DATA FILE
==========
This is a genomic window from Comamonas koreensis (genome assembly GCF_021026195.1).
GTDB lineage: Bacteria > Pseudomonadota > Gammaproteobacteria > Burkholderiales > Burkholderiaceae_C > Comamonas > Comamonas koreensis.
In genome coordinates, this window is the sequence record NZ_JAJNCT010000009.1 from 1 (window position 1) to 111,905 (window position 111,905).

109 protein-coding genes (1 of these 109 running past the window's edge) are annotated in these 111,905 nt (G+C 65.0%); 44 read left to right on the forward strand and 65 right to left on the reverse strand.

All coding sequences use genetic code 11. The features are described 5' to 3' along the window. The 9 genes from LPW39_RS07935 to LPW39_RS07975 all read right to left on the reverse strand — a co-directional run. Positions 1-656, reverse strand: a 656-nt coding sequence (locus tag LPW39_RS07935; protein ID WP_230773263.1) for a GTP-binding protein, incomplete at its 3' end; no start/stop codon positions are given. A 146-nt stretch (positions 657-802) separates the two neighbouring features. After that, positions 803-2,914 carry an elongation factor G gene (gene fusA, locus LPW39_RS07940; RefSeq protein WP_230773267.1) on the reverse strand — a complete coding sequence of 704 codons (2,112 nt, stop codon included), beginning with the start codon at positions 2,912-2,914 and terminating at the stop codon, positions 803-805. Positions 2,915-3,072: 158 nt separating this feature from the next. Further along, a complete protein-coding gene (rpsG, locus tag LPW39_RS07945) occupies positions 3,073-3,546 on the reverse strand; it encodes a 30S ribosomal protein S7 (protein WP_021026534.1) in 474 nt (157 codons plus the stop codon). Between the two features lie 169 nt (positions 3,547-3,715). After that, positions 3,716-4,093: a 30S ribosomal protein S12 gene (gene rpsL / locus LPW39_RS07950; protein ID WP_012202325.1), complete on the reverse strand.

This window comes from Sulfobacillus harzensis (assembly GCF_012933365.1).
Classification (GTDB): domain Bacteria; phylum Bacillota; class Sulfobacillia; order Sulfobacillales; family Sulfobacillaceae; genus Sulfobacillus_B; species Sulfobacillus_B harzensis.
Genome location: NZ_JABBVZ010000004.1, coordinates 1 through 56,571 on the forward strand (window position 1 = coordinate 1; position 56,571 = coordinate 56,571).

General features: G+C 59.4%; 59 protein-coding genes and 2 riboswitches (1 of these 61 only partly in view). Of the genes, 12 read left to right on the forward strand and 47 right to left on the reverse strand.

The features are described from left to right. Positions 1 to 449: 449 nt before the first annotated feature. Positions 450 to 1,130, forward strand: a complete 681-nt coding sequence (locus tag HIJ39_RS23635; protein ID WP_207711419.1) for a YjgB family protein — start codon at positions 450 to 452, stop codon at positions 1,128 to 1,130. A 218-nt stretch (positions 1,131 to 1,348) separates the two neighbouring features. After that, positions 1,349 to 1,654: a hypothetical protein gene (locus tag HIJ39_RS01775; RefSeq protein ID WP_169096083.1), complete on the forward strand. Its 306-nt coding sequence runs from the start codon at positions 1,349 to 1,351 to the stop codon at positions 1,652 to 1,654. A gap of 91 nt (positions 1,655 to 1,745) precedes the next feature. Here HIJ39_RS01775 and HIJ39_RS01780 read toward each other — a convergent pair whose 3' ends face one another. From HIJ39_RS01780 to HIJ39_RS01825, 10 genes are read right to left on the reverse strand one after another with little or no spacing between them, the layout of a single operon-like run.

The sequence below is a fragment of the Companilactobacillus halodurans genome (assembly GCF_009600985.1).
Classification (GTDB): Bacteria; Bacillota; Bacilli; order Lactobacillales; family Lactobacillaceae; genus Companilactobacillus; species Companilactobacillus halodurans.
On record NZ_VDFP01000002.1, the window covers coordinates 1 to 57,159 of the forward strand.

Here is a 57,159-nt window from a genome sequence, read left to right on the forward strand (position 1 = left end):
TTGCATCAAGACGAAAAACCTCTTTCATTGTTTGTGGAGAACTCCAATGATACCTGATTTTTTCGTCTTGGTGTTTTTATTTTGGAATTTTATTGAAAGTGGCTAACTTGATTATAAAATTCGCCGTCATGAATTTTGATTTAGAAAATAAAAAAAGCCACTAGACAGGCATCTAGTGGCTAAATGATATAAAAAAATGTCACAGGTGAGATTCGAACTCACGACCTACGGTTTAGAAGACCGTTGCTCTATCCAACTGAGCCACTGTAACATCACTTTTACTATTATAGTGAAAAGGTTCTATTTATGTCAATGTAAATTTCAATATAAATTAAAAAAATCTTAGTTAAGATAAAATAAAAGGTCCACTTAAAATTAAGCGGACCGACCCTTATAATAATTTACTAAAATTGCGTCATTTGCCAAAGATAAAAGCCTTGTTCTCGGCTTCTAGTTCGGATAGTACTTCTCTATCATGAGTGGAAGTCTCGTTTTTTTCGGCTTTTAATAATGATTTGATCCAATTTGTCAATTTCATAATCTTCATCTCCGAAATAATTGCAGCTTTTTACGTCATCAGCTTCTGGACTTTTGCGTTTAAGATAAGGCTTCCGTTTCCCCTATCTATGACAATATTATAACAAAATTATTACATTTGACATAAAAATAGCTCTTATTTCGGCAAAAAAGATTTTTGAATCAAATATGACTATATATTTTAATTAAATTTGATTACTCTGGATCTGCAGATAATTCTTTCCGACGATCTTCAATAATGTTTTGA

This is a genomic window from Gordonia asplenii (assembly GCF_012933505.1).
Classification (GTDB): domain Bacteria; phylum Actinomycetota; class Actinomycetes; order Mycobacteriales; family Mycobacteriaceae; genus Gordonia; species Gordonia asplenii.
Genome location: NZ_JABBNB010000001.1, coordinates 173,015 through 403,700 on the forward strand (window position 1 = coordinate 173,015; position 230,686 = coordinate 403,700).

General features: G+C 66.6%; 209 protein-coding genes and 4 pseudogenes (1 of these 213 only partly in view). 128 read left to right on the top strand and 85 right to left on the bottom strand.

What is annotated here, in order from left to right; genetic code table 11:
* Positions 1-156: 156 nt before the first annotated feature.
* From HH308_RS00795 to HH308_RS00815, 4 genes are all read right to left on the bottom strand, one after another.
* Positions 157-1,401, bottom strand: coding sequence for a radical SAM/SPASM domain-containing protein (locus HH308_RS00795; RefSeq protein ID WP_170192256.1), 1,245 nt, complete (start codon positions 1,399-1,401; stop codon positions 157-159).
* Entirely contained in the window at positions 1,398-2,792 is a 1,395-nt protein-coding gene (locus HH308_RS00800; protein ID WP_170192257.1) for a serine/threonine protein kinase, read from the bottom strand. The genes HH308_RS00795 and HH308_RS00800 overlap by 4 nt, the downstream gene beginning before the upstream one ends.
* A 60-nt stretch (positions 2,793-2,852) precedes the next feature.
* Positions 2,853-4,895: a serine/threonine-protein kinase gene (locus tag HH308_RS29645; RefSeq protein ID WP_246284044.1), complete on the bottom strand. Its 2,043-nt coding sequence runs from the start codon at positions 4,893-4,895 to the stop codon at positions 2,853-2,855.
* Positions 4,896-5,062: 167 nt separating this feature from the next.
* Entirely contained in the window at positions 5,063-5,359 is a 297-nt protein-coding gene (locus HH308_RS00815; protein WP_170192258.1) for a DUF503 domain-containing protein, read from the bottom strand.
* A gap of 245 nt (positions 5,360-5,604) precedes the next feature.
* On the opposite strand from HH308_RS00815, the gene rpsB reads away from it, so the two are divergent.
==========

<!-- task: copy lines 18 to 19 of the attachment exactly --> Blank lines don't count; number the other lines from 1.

Genome location: NZ_JABBNB010000001.1, coordinates 173,015 through 403,700 on the forward strand (window position 1 = coordinate 173,015; position 230,686 = coordinate 403,700).

General features: G+C 66.6%; 209 protein-coding genes and 4 pseudogenes (1 of these 213 only partly in view). 128 read left to right on the top strand and 85 right to left on the bottom strand.